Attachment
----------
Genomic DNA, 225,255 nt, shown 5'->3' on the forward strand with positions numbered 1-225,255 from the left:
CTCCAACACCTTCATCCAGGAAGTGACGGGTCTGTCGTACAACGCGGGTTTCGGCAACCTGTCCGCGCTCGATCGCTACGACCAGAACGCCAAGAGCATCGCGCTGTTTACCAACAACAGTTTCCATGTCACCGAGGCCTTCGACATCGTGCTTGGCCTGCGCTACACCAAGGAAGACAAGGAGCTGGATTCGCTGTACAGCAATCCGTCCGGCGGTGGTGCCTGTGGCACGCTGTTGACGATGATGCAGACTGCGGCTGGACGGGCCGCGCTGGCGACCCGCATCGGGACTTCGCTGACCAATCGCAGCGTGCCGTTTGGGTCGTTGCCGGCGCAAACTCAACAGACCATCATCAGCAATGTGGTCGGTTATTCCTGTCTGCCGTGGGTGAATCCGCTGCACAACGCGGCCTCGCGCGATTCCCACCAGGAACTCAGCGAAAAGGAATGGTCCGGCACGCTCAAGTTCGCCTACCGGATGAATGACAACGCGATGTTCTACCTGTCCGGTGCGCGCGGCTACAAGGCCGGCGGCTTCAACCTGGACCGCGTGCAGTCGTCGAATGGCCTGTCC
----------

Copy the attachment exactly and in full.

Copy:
Genomic DNA, 225,255 nt, shown 5'->3' on the forward strand with positions numbered 1-225,255 from the left:
CTCCAACACCTTCATCCAGGAAGTGACGGGTCTGTCGTACAACGCGGGTTTCGGCAACCTGTCCGCGCTCGATCGCTACGACCAGAACGCCAAGAGCATCGCGCTGTTTACCAACAACAGTTTCCATGTCACCGAGGCCTTCGACATCGTGCTTGGCCTGCGCTACACCAAGGAAGACAAGGAGCTGGATTCGCTGTACAGCAATCCGTCCGGCGGTGGTGCCTGTGGCACGCTGTTGACGATGATGCAGACTGCGGCTGGACGGGCCGCGCTGGCGACCCGCATCGGGACTTCGCTGACCAATCGCAGCGTGCCGTTTGGGTCGTTGCCGGCGCAAACTCAACAGACCATCATCAGCAATGTGGTCGGTTATTCCTGTCTGCCGTGGGTGAATCCGCTGCACAACGCGGCCTCGCGCGATTCCCACCAGGAACTCAGCGAAAAGGAATGGTCCGGCACGCTCAAGTTCGCCTACCGGATGAATGACAACGCGATGTTCTACCTGTCCGGTGCGCGCGGCTACAAGGCCGGCGGCTTCAACCTGGACCGCGTGCAGTCGTCGAATGGCCTGTCC